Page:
Fruit farming in the Brazilian caatinga. Picture by Patricia Rebouças.

An international consortium of researchers, led by the University of East Anglia in the UK, has been funded to work on enhancing the sustainability of fruit production in the highly biodiverse semi-arid caatinga, in Brazil. The three-year project is called Sustainable Fruit farming In the CAatinga: managing ecosystem service trade-offs as agriculture intensifies (SUFICA). It brings together agro-ecology researchers from the UK, Brazil and Chile.

The goal of SUFICA is to enhance the competitiveness, sustainability and long-term resilience of fruit farming in the São Francisco Valley in Brazil as it intensifies, through cutting edge research on agricultural ecosystem services and biodiversity. The project will co-design and test nature-based innovations on intensive fruit farms, which generate multiple environmental benefits whilst enhancing profitability of farm through improved yield or quality and reduced inputs.

SUFICA involves the entire supply chain, from farmers in Brazil, through international fruit supply companies, to a UK supermarket (Waitrose) and a global partnership of agri-food companies developing a biodiversity metric for supply chains (Cool Farm Alliance). The collaboration is a response to strong market signals in the agri-food sector that farmers should take action to support biodiversity. The research links this biodiversity objective with production-enhancing ecosystem services – pollination, carbon storage and water flow regulation - to assess the potential for management that benefits both biodiversity and production. The approach, termed 'ecological intensification', has shown promise in Europe and North America, but has not been experimentally tested in tropical semi-arid environments.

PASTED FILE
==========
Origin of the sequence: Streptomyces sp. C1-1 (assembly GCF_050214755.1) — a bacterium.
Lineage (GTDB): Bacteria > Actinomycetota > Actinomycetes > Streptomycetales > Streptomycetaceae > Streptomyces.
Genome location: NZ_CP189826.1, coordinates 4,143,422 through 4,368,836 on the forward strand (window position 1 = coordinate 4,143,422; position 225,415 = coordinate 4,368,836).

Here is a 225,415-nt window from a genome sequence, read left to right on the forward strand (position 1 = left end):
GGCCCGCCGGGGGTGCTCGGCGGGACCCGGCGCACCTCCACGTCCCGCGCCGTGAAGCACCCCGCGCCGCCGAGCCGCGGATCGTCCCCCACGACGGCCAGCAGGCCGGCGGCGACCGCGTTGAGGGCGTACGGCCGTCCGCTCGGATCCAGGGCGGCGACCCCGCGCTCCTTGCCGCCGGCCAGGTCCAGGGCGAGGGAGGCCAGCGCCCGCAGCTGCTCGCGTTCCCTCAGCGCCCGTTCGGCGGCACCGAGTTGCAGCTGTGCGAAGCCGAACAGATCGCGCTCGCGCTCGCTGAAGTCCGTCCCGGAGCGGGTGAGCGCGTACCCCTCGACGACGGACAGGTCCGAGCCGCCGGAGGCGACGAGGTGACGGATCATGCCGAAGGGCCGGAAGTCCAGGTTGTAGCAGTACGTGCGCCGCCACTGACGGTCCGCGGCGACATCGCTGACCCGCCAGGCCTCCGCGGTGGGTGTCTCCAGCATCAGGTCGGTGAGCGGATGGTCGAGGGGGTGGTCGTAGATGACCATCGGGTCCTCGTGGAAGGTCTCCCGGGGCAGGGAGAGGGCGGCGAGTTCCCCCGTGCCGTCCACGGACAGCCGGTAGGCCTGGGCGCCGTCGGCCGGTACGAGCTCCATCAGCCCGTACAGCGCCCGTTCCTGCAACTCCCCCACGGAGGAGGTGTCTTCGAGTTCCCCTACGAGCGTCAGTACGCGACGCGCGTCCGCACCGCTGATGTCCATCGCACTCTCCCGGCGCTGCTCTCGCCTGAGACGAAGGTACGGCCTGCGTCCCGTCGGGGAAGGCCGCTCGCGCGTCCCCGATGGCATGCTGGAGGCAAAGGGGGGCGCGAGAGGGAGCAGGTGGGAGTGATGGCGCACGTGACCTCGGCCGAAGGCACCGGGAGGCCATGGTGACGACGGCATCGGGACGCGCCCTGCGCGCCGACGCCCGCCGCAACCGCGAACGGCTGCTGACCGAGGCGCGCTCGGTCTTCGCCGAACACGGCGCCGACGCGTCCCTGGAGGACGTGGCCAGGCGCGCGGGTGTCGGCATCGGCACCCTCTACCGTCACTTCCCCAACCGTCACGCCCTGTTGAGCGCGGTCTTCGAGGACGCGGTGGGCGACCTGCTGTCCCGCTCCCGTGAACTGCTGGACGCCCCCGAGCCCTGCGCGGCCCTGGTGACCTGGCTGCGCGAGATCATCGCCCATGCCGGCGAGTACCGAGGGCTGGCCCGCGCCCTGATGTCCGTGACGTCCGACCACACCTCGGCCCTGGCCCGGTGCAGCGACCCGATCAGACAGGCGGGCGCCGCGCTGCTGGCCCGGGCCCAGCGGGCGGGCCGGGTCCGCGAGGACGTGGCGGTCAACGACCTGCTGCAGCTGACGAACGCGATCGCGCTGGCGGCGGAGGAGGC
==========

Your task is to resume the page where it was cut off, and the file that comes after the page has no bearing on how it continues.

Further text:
The project is scientifically ground-breaking. It tests ecological intensification using a replicated Before-After-Control-Impact experimental design, codeveloped with the farming community in a specific landscape, to generate long-lasting impact.

SUFICA establishes the necessary research infrastructure and tools to monitor and continually improve biodiversity and ecosystem services on farms in the São Francisco valley, and demonstrates how a partnership approach enables the benefits of agricultural growth and environmental protection to be combined.



  • University of East Anglia, UK
  • Pontifical Catholic University of Chile
  • Federal University of São Francisco Valley (UNIVASF), Brazil
  • Bahía State University (UNEB), Brazil
  • Federal University of Sergipe, Brazil
  • Embrapa Brazilian Agricultural Research Corporation, Brazil
  • Primafruit Ltd, UK
  • Cool Farm Alliance, UK
  • Agropecuaria Labrunier Ltda, Brazil